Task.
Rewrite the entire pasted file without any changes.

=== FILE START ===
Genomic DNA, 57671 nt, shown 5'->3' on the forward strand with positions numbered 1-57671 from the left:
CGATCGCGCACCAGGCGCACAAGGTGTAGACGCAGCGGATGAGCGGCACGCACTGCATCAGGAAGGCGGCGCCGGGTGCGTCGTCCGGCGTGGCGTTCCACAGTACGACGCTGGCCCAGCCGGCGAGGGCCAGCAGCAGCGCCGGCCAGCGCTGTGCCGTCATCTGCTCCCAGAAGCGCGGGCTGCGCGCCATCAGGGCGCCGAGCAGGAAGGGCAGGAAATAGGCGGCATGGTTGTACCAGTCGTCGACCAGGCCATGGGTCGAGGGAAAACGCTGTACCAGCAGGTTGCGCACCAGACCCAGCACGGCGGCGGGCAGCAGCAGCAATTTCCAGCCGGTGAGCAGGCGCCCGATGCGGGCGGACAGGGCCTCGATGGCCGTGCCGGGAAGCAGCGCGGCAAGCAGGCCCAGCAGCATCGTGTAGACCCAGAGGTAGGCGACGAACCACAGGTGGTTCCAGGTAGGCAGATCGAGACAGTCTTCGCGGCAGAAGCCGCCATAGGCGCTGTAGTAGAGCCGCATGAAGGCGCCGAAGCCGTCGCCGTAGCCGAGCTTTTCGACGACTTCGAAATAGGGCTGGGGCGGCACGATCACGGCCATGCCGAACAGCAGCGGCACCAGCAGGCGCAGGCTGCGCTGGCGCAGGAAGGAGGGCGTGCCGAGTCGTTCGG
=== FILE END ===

Genomic DNA, 57671 nt, shown 5'->3' on the forward strand with positions numbered 1-57671 from the left:
CGATCGCGCACCAGGCGCACAAGGTGTAGACGCAGCGGATGAGCGGCACGCACTGCATCAGGAAGGCGGCGCCGGGTGCGTCGTCCGGCGTGGCGTTCCACAGTACGACGCTGGCCCAGCCGGCGAGGGCCAGCAGCAGCGCCGGCCAGCGCTGTGCCGTCATCTGCTCCCAGAAGCGCGGGCTGCGCGCCATCAGGGCGCCGAGCAGGAAGGGCAGGAAATAGGCGGCATGGTTGTACCAGTCGTCGACCAGGCCATGGGTCGAGGGAAAACGCTGTACCAGCAGGTTGCGCACCAGACCCAGCACGGCGGCGGGCAGCAGCAGCAATTTCCAGCCGGTGAGCAGGCGCCCGATGCGGGCGGACAGGGCCTCGATGGCCGTGCCGGGAAGCAGCGCGGCAAGCAGGCCCAGCAGCATCGTGTAGACCCAGAGGTAGGCGACGAACCACAGGTGGTTCCAGGTAGGCAGATCGAGACAGTCTTCGCGGCAGAAGCCGCCATAGGCGCTGTAGTAGAGCCGCATGAAGGCGCCGAAGCCGTCGCCGTAGCCGAGCTTTTCGACGACTTCGAAATAGGGCTGGGGCGGCACGATCACGGCCATGCCGAACAGCAGCGGCACCAGCAGGCGCAGGCTGCGCTGGCGCAGGAAGGAGGGCGTGCCGAGTCGTTCGG